An attempted buyout of Black & Decker Corp.'s small appliance manufacturing plant in Brockport, N.Y., by management has failed and a complete shutdown of production will occur by September, plant officials said yesterday.

Layoffs of the plant's 600 workers are expected to begin in May, officials said.

"There's no longer a crack of light in the door and we are moving full-speed ahead in terms of a closure," said James Duffy, spokesman for the Black & Decker plant, located about 20 miles west of Rochester.

General Electric Co. sold the 34-year-old, 200,000-square-foot small appliance manufacturing building to Black & Decker in April 1984 for $300 million. Black & Decker, based in Towson, Md., kept most of the 700-member GE work force and used the plant to make can openers, food processors, electric knives and other appliances.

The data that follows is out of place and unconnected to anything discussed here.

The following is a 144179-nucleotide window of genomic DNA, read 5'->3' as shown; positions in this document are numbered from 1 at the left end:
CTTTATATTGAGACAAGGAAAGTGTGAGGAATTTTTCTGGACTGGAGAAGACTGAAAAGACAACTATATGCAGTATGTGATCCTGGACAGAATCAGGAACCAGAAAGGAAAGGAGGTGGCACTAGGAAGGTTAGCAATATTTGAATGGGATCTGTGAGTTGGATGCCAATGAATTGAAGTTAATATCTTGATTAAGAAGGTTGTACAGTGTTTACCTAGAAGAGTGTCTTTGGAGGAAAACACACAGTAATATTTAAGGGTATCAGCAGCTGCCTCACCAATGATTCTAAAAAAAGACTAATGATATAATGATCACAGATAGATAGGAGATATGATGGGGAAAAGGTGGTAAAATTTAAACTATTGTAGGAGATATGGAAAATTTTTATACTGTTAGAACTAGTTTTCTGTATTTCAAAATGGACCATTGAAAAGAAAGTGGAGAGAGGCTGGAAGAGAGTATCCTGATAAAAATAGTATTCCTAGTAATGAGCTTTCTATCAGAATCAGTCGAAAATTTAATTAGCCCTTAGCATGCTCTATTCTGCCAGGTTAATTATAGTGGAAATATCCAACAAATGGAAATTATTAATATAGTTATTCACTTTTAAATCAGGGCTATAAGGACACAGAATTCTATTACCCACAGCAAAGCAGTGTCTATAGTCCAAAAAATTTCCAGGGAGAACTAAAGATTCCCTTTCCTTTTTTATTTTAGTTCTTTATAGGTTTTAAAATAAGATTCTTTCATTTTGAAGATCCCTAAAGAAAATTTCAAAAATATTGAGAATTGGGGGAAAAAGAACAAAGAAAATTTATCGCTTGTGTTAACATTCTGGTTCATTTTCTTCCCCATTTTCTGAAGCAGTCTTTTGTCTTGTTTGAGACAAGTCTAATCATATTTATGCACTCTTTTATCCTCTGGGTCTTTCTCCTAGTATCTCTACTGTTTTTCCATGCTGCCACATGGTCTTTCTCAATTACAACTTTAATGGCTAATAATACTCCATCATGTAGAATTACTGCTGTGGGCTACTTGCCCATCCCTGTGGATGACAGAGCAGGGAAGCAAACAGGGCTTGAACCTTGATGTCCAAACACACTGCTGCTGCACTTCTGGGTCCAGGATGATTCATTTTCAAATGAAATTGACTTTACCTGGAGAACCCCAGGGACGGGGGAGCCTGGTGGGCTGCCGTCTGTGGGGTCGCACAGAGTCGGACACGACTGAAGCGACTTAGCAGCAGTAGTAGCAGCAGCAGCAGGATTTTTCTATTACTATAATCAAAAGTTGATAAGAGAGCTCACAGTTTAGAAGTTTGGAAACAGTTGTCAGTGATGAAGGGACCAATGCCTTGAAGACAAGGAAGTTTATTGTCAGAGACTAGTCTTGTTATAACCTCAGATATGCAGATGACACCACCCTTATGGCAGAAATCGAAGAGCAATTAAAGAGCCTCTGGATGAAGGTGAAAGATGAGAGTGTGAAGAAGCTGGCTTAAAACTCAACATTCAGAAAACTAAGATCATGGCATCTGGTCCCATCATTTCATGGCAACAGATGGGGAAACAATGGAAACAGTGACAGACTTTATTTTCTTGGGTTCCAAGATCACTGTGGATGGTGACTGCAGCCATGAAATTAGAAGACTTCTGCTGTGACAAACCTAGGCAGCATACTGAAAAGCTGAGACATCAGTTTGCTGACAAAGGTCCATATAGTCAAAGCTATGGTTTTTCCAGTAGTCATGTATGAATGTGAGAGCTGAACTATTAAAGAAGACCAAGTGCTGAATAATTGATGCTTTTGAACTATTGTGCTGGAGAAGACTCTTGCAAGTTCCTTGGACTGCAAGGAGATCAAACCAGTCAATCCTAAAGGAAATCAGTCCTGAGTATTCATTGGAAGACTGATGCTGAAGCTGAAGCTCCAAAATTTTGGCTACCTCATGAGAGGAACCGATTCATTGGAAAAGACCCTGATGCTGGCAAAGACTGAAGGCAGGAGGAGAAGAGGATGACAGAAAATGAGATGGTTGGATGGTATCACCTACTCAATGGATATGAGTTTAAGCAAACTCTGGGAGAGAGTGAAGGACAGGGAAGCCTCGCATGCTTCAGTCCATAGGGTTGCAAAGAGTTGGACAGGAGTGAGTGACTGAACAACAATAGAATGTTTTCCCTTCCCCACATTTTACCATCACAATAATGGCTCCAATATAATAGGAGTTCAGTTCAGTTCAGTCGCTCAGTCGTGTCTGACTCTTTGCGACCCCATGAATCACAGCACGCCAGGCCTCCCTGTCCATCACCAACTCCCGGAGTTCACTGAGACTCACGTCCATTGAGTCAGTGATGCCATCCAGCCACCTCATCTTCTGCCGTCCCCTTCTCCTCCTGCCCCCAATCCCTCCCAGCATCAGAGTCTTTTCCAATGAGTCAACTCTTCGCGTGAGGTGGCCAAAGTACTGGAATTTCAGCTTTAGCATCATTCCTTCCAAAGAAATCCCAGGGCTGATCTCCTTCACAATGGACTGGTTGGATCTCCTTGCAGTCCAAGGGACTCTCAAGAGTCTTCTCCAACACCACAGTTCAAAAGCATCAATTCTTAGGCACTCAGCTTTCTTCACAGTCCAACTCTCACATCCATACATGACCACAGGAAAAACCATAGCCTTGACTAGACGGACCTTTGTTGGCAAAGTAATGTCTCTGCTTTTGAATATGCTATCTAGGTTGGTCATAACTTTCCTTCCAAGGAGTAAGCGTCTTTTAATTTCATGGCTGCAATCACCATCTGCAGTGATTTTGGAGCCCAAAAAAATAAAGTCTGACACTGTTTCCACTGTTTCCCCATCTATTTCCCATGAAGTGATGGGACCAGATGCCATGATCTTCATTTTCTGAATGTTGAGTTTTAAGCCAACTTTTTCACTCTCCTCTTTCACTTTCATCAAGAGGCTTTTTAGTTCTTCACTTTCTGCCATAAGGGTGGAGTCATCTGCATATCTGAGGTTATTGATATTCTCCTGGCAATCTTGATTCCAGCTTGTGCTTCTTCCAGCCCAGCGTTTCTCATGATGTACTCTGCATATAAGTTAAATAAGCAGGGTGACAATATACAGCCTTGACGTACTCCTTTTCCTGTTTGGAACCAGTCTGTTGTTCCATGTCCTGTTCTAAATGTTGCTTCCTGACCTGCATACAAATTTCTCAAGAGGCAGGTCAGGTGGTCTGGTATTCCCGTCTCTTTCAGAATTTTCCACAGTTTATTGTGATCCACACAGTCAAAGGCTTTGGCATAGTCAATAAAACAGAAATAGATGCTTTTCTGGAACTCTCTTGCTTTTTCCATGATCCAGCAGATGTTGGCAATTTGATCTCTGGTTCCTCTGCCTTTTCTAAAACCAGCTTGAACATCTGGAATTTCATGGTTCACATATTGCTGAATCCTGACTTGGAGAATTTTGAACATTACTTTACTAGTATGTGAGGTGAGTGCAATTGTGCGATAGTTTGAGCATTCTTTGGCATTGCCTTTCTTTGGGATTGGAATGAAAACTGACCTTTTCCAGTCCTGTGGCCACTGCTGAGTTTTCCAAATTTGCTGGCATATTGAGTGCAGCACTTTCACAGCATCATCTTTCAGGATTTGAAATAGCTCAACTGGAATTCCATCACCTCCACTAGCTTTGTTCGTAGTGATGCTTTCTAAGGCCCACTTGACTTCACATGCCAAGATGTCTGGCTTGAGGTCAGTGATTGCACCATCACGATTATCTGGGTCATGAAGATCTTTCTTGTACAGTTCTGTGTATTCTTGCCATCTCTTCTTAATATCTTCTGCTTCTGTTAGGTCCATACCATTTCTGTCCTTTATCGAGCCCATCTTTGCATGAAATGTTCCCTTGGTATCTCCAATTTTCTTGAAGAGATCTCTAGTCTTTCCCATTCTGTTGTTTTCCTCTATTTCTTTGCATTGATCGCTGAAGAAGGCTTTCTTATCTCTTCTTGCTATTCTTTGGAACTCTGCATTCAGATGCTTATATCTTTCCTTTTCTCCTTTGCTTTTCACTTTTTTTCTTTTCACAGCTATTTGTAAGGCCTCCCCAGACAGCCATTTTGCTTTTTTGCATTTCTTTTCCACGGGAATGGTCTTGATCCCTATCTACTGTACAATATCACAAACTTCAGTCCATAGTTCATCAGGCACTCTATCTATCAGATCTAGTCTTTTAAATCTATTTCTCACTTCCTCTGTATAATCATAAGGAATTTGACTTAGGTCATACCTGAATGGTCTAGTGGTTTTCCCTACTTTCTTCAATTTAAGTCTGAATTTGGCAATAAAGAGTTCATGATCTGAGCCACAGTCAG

This past November, Black & Decker announced a company-wide restructuring because of "excess manufacturing capacity worldwide." The Brockport plant, which supplies the firm's household products division, was the first to be closed.

The men who negotiated to buy the facility -- plant manager Louis Reali and controller John Oncken -- have now abandoned hope that a buyout can save the plant and the 600 remaining jobs, Duffy said.